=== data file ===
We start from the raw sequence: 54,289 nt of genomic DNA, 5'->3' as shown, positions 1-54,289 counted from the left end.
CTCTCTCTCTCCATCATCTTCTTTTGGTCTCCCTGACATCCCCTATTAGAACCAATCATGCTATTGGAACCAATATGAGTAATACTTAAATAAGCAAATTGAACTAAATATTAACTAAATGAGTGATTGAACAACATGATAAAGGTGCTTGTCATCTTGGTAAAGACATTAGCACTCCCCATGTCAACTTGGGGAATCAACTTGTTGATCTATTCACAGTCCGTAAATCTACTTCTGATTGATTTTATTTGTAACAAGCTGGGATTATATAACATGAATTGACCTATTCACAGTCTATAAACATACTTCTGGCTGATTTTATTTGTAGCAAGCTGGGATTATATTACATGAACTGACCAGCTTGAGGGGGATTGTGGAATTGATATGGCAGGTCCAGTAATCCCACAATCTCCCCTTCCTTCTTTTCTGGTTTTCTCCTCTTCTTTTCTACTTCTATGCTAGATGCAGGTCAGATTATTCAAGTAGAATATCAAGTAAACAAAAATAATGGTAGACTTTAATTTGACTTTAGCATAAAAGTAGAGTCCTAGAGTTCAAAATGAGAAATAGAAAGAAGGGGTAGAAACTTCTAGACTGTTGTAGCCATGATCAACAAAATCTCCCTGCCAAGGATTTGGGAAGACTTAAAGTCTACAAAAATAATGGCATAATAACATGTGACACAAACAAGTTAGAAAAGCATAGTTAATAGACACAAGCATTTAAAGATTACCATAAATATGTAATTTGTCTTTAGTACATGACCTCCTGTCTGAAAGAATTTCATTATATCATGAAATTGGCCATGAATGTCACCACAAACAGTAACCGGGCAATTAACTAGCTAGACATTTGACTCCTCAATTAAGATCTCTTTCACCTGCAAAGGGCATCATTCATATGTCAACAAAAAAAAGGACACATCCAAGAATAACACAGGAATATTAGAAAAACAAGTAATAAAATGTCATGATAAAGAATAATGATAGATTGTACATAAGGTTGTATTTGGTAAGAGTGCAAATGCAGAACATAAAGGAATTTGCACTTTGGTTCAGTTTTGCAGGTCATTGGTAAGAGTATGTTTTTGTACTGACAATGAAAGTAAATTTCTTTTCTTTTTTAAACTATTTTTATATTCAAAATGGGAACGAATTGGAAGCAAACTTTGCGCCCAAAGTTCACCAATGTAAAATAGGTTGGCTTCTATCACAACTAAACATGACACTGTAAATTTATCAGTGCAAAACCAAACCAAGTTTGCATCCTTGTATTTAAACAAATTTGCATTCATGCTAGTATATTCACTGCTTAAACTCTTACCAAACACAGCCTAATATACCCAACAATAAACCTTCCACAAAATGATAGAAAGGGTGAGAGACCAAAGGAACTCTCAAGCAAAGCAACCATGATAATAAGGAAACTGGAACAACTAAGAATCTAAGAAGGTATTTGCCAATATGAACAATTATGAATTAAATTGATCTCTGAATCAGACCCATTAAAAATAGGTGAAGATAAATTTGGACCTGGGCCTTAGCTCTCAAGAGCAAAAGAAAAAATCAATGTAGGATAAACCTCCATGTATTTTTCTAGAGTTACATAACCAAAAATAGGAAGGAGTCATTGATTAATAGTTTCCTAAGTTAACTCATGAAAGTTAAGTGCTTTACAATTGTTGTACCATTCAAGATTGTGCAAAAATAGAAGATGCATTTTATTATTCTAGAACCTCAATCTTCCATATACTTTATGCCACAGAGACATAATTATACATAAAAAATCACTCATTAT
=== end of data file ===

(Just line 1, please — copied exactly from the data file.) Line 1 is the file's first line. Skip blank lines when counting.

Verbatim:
We start from the raw sequence: 54,289 nt of genomic DNA, 5'->3' as shown, positions 1-54,289 counted from the left end.